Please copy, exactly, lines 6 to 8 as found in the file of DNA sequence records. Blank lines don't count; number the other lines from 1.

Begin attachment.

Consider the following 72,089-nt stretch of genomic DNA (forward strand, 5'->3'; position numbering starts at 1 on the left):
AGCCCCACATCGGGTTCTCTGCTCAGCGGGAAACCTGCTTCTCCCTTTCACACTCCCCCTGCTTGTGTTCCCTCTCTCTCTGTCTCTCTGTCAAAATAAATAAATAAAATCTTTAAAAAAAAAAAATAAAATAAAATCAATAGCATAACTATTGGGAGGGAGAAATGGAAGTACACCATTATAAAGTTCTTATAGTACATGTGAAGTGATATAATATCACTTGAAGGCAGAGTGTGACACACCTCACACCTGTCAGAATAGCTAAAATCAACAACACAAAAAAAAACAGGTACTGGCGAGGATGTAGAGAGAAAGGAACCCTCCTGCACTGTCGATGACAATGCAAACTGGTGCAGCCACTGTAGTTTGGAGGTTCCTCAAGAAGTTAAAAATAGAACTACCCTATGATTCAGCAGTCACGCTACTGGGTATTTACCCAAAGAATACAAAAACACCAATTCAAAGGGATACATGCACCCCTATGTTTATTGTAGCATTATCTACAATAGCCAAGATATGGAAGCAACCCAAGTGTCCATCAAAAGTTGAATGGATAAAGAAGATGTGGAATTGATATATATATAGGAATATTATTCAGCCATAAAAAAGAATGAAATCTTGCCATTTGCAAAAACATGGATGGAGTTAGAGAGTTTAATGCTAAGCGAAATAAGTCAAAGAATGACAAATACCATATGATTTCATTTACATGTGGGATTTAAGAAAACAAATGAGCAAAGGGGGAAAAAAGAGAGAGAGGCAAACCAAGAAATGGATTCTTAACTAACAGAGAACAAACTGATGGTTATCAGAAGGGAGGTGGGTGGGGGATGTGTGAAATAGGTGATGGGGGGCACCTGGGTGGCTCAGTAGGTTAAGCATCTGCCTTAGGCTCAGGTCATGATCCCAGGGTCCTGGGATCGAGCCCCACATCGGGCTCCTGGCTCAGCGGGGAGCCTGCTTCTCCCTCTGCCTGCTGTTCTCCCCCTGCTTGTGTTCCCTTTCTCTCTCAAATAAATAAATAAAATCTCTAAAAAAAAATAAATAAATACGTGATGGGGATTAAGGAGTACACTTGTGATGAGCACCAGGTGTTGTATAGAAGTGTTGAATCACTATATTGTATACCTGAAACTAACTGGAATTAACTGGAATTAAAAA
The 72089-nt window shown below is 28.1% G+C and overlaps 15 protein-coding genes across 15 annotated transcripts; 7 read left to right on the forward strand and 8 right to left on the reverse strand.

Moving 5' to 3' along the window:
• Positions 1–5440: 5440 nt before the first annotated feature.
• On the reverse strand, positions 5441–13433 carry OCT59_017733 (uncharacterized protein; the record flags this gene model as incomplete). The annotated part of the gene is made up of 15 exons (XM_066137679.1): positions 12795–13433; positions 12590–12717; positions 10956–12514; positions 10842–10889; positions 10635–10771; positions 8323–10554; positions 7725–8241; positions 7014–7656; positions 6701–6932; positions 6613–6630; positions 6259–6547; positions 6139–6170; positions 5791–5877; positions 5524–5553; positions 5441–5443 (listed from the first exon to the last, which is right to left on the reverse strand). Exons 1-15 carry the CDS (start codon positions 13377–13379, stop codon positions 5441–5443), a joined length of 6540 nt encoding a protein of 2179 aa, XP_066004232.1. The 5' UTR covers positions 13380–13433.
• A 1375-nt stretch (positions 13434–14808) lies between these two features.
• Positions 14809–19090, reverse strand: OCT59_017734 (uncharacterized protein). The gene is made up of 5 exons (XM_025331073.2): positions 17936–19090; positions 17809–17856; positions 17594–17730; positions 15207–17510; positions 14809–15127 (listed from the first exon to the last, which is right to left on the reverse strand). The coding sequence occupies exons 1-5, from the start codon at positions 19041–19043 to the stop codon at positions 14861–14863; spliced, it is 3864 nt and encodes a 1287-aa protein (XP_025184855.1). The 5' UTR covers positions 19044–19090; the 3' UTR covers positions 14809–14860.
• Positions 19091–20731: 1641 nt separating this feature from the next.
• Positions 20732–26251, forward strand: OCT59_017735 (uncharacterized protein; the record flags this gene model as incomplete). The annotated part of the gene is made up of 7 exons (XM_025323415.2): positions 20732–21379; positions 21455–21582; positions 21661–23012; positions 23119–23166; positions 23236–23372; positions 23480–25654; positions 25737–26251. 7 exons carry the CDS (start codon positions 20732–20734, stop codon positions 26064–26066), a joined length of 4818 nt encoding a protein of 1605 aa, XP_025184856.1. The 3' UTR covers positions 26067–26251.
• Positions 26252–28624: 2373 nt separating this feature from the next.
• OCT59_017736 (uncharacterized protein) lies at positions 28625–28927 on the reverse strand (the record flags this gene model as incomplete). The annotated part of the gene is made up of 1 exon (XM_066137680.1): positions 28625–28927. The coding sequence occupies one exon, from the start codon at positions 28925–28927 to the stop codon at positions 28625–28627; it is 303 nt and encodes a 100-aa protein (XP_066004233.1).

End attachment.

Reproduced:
• On the reverse strand, positions 5441–13433 carry OCT59_017733 (uncharacterized protein; the record flags this gene model as incomplete). The annotated part of the gene is made up of 15 exons (XM_066137679.1): positions 12795–13433; positions 12590–12717; positions 10956–12514; positions 10842–10889; positions 10635–10771; positions 8323–10554; positions 7725–8241; positions 7014–7656; positions 6701–6932; positions 6613–6630; positions 6259–6547; positions 6139–6170; positions 5791–5877; positions 5524–5553; positions 5441–5443 (listed from the first exon to the last, which is right to left on the reverse strand). Exons 1-15 carry the CDS (start codon positions 13377–13379, stop codon positions 5441–5443), a joined length of 6540 nt encoding a protein of 2179 aa, XP_066004232.1. The 5' UTR covers positions 13380–13433.
• A 1375-nt stretch (positions 13434–14808) lies between these two features.
• Positions 14809–19090, reverse strand: OCT59_017734 (uncharacterized protein). The gene is made up of 5 exons (XM_025331073.2): positions 17936–19090; positions 17809–17856; positions 17594–17730; positions 15207–17510; positions 14809–15127 (listed from the first exon to the last, which is right to left on the reverse strand). The coding sequence occupies exons 1-5, from the start codon at positions 19041–19043 to the stop codon at positions 14861–14863; spliced, it is 3864 nt and encodes a 1287-aa protein (XP_025184855.1). The 5' UTR covers positions 19044–19090; the 3' UTR covers positions 14809–14860.